This information is provided by the National Institutes of Health (NIH) Genetic and Rare Diseases Information Center (GARD).
A carcinoid tumor is a type of neuroendocrine tumor that usually develops in the digestive (GI) tract (such as the stomach or intestines) or in the lungs. In some cases, a carcinoid tumor develops in another part of the body, such as the pancreas, testicle (in men), or ovary (in women). It is a slow-growing tumor that typically does not cause symptoms in the early stages, so a person may have the tumor for years before being diagnosed. In later stages, symptoms may vary depending on where the tumor is located. Symptoms of a GI carcinoid tumor may only develop if the tumor has spread to the liver. The tumor may produce hormone-like substances that spread to the body and cause symptoms of carcinoid syndrome, such as flushing of the face and chest, diarrhea, and trouble breathing. People with a lung carcinoid tumor are less likely to have carcinoid syndrome, but may experience coughing, wheezing, or pneumonia. The tumor may also cause various symptoms if it has spread to other parts of the body.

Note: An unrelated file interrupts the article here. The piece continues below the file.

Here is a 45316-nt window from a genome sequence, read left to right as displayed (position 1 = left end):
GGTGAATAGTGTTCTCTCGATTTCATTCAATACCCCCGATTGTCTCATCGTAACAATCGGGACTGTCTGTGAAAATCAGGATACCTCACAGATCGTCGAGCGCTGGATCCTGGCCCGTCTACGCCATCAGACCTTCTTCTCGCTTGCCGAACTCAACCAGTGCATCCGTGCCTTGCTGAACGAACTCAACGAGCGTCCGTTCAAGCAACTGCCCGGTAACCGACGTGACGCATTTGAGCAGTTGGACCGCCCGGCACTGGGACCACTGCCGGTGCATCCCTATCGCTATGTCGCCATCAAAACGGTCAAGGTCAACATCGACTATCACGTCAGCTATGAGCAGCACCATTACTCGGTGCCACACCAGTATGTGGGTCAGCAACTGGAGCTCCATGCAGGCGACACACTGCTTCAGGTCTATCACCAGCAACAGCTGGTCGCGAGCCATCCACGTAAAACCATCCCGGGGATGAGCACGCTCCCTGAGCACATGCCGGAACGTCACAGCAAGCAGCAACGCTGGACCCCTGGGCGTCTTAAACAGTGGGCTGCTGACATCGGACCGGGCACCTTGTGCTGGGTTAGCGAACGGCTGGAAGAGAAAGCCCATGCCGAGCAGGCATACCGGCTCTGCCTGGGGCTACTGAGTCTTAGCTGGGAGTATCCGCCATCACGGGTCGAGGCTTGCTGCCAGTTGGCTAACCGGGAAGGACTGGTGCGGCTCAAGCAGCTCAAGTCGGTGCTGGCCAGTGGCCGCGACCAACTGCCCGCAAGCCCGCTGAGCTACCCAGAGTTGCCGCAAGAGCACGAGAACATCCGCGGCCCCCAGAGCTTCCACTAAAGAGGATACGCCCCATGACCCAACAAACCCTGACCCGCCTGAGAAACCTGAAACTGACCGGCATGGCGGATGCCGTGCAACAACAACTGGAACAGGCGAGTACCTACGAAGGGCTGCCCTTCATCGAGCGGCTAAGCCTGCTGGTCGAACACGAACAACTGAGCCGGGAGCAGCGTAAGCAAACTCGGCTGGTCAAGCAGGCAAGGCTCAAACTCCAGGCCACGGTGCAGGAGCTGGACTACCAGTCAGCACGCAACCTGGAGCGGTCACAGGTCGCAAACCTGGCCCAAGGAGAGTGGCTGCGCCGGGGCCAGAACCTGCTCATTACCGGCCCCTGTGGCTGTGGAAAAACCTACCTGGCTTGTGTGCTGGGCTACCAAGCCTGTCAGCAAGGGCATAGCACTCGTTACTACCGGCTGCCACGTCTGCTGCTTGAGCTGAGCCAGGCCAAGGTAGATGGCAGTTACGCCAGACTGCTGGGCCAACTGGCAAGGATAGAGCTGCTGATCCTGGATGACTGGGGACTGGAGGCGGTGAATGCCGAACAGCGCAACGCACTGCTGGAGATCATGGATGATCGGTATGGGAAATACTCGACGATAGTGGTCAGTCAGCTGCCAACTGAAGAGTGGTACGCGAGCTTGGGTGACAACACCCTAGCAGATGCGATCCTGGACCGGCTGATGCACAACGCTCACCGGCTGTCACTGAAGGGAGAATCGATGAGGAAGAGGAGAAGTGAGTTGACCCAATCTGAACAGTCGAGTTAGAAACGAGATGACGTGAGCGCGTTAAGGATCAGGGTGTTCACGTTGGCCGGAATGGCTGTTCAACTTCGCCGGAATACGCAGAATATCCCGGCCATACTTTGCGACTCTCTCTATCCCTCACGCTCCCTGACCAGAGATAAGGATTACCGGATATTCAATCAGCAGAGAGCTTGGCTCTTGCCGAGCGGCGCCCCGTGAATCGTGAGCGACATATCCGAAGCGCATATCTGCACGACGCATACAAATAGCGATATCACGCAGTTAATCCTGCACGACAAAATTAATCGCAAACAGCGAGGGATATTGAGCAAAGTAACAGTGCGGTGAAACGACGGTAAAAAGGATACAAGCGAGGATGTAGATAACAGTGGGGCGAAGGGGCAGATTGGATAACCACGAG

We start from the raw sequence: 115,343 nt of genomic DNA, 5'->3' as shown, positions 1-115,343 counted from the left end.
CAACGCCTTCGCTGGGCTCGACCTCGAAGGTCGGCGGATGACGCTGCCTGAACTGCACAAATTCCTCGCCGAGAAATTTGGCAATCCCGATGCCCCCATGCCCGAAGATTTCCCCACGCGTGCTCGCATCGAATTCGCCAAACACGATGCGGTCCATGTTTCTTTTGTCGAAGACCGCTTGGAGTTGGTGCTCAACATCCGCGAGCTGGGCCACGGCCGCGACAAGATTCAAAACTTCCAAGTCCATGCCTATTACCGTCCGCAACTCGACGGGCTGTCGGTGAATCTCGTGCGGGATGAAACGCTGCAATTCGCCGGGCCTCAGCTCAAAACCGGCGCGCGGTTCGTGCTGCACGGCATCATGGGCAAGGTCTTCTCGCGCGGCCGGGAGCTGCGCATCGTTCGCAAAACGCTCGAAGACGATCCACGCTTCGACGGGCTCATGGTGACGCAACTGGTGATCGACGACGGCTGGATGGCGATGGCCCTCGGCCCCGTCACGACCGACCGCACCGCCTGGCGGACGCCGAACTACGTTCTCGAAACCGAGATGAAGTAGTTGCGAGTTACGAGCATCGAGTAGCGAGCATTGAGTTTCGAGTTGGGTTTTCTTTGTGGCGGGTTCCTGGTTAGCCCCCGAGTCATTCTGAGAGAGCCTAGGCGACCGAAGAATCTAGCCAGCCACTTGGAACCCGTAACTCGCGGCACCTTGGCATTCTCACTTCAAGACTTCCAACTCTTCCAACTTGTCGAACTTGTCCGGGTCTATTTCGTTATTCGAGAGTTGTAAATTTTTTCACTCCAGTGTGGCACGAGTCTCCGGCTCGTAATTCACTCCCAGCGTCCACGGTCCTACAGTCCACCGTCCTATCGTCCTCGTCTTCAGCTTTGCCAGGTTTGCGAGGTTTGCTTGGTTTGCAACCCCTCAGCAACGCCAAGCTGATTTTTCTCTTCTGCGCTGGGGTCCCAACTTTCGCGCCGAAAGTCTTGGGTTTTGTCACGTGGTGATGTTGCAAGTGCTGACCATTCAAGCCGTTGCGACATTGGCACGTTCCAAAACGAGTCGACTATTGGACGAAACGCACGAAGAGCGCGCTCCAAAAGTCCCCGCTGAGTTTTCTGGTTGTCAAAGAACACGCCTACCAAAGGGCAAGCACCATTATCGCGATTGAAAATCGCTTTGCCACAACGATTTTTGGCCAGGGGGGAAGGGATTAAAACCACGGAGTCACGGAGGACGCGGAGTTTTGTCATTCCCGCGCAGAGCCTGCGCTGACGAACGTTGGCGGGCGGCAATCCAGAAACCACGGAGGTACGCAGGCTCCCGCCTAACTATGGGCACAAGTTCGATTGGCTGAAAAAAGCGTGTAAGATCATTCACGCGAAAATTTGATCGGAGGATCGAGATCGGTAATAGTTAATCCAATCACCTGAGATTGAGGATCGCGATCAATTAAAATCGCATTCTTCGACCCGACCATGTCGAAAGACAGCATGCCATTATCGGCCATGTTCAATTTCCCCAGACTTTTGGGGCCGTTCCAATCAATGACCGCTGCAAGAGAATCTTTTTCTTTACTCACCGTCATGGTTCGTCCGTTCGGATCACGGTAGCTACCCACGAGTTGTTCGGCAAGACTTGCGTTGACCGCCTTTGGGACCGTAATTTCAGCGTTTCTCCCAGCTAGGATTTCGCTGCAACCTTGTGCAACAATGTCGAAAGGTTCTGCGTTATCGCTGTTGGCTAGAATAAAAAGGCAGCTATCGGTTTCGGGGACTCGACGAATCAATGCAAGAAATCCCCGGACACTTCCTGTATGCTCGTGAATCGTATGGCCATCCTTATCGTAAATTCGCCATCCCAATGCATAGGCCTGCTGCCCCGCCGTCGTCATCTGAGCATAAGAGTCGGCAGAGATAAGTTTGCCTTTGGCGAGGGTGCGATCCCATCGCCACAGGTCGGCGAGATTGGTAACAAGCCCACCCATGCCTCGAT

The cause of carcinoid tumors is unknown, but certain unavoidable risk factors may increase a person’s chance of developing a carcinoid tumor. In general, cancer develops when a cell randomly develops mutations in its DNA. Surgery to remove the tumor is the main treatment and can typically cure the tumor if it has not spread to other parts of the body. Other treatment options may include radiation therapy, chemotherapy, and targeted therapy.
For more information, visit GARD.